19. Frail Lib – Chris Letcher
  20. Blues For Mongezi – Hotep Idris Galeta

Music from Makhanda

Many a poet, writer, journo, musician, dancer, artist, and even person on the street, has experienced the sort of creative inspiration in Makhanda (and also when it was Grahamstown) which only ever comes to one at the centre of the creative universe. This mixtape celebrates why we think Makhanda is the centre of the South African popular music universe. Given the size of the town it is staggering to hear how much good music has been made by people from here, or who have at the very least stopped in Grahamstown and Makhanda as part of their life’s journey.

This mixtape begins with “Deep Frieze” by Chris Letcher, who grew up in Grahamstown, and attended school and university here. As a student he was a member of Gramsci Beat before going on to much bigger things: with Urban Creep and as a duo with Matthew van der Want. When he finally released his long overdue debut solo album (Frieze, released in 2007) it was critically acclaimed, and “Deep Frieze” gives a good indication as to why the album was so well-received.

Larry Strelitz has been part of the Grahamstown and Makhanda music scene since the 1970s, when he was an active member of the Rhodes University Folk Club. He is a songwriter of note and has performed in various groups and as a solo artist. “Declaration of Independence” is from the early 1990s, and was one of a series of songs based on poems by almost equally longstanding Grahamstonian and local poet, Robert Berold.

Gil Hockman is one of several musicians on this mixtape who passed through Grahamstown and Makhanda as a student. He was a founder-member of The Buckfever Underground (see below) and in 2009 began performing as a solo artist. “A Long Way Home” is taken from his 2013 EP, All The Things.

Lucy Kruger was also a temporary Grahamstown sojourner while she studied Music and Drama at Rhodes University towards the end of the first decade of the 2000s. She initially performed as a solo artist but went on to form Medicine Boy and Lucy Kruger & the Lost Boys. While the former has since broken up she still performs as the latter. Like Gil Hockman, she has since relocated to Berlin, Germany. Here we have included “Half Of A Woman: from her 2019 album, Sleeping Tapes For Some Girls.

Back in the 1950s, when Grahamstown was affectionally known in some circles as ‘The Little Jazz Town” , there were several groups who provided the town with a jazz soundtrack, including the Gaiety Brothers, the Modern Keys, the Jumping Jitt Fives, the Satchmo Heights and the Merry Swingsters, who appear here with Victor Mkize & Joyce Foley performing “Hambela eBhayi”, recorded in 1953. The most influential of the musicians in this circle was Jury Mphelo. He became well known in Johannesburg with groups like Orlando Six and King Jury and His Band. Here he features under his own name performing “Isicatula Boots”, recorded in 1957.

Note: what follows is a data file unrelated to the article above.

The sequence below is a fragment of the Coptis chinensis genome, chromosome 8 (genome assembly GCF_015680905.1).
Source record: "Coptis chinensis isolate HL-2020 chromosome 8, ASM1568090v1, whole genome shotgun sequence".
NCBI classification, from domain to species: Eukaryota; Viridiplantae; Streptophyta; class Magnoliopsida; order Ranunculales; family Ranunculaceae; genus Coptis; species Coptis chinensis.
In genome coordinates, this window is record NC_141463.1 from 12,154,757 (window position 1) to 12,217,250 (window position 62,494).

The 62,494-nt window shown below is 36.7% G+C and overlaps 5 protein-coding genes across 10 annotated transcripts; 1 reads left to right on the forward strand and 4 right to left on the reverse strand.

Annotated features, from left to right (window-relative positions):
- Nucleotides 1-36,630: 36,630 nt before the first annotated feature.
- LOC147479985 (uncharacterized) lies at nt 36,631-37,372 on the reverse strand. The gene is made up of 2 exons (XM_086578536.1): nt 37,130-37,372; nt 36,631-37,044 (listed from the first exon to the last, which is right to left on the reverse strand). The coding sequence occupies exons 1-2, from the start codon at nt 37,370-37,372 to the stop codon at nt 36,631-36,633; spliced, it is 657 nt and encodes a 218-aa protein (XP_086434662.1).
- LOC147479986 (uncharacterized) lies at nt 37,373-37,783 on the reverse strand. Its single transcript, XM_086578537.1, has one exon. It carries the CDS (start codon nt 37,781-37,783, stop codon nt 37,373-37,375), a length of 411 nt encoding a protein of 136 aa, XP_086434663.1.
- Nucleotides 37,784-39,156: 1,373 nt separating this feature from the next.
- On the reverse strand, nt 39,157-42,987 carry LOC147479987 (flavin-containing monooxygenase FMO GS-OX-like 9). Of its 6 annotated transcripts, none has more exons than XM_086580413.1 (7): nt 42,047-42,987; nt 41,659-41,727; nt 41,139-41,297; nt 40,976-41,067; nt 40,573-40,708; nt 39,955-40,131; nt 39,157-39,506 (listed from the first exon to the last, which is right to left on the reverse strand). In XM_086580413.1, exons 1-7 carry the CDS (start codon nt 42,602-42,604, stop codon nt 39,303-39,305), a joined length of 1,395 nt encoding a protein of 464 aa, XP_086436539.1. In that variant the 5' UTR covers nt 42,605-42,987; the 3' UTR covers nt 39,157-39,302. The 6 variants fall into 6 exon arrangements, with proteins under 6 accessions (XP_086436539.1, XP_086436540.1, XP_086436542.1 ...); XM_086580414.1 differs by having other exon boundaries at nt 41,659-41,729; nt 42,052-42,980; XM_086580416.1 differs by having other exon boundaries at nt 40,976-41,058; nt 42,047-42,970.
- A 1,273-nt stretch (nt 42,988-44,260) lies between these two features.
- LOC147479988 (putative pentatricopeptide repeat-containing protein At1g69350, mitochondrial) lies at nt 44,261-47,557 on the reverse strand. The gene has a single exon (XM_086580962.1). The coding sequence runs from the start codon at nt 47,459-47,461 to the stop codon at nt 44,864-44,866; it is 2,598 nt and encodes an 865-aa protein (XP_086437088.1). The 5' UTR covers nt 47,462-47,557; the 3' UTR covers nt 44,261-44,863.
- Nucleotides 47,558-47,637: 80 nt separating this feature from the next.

Another prominent South African jazz musician, Zim Ngqawana, studied at Rhodes University in the mid to late 1980s before going on to the University of Natal and a hugely successful solo career. “Gobbliesation (In a Global Village)” is taken from his third solo album, Zimphonic Suites, released in 2001.

Andrew Tracey, most closely associated with the International Library of African Music, is almost as well known for the Andrew Tracy Steel Band, for many, many years a part of the Grahamstown soundscape. Here we include “Chakwi”, recorded in 2004.

Another longstanding local musician, Monwabisi Sabani, achieved a degree of national fame in the 1990s, culminating in appearances on SABC TV. “Ningathengisani” is taken from the “Mnandisa” album, recorded by Mountain Records in 1998.

Leather Omnibus were a mostly student Grahamstown band together with members from Rhini township. The band included Tune Me What’s Brett Lock and Leon Lazarus. Here we include “Neighbours” (1989) with yet another permanent local, Mini Dial, on vocals. The band was short-lived but did land a residency at Jameson’s in Johannesburg in December 1989, featuring Gramsci Beat’s Chris Letcher and Alan Finlay as guest musicians.

James Ribbans was a student at Rhodes University at a similar time to Leather Omnibus and always stole the show whenever he performed. He has continued to make music in London, where he has been based for many years. “Night Painting” (2014) performed with Zhenya Strigalev gives some idea as to what the fuss was all about.

Indicator was a band formed by Sean Hayward also formerly of the late ’90s Rhodes student band, Karmic Drink, with various collaborators. BMG Records Africa offered to sign Indicator on the strength of his album Are Their Spirits Here? , but Hayward opted to try his luck in London, but wasn’t successful. The title track is featured on this mixtape. Now living in the USA, Hayward is still active in the local music scene there. Karmic Drink came second in the 1998 Rhodes University campus ‘Battle of the Bands’ behind winner One Large Banana (see below).

Live Jimi Presley were originally a mid-1980s Grahamstown band called Vader Jakob. They changed their name to Manhole and then to Live Jimi Presley. “Song A” is taken from an album of earlier recordings released in 2016.

Photographer and musician Tim Hopwood has spent most of his life in his native Port Elizabeth (now Gqeberha) but spent a few years at Rhodes University in the late 1980s and into the 1990s. He is a regular at local live venues and periodically releases new music. “Revelations” is a Hopwood song, taken from the album, Songs of Love and Death which he recorded with Joe Van Der Linden in 2007.

Madele Vermaak was a friend and musical contemporary of Lucy Kruger, and has performed as a solo artist over the years. This year she released her first solo work, A Pocket Full of Stones, from which “Love Breaks Time” is taken. Vermaak now lives in Vietnam.

Nishlyn Ramanna has a long relationship with Grahamstown and Makhanda, having spent two fairly long stints in the Rhodes University Music Department, where he currently works. “N3 East” is taken from his critically acclaimed debut album, A Thought, released in 2005.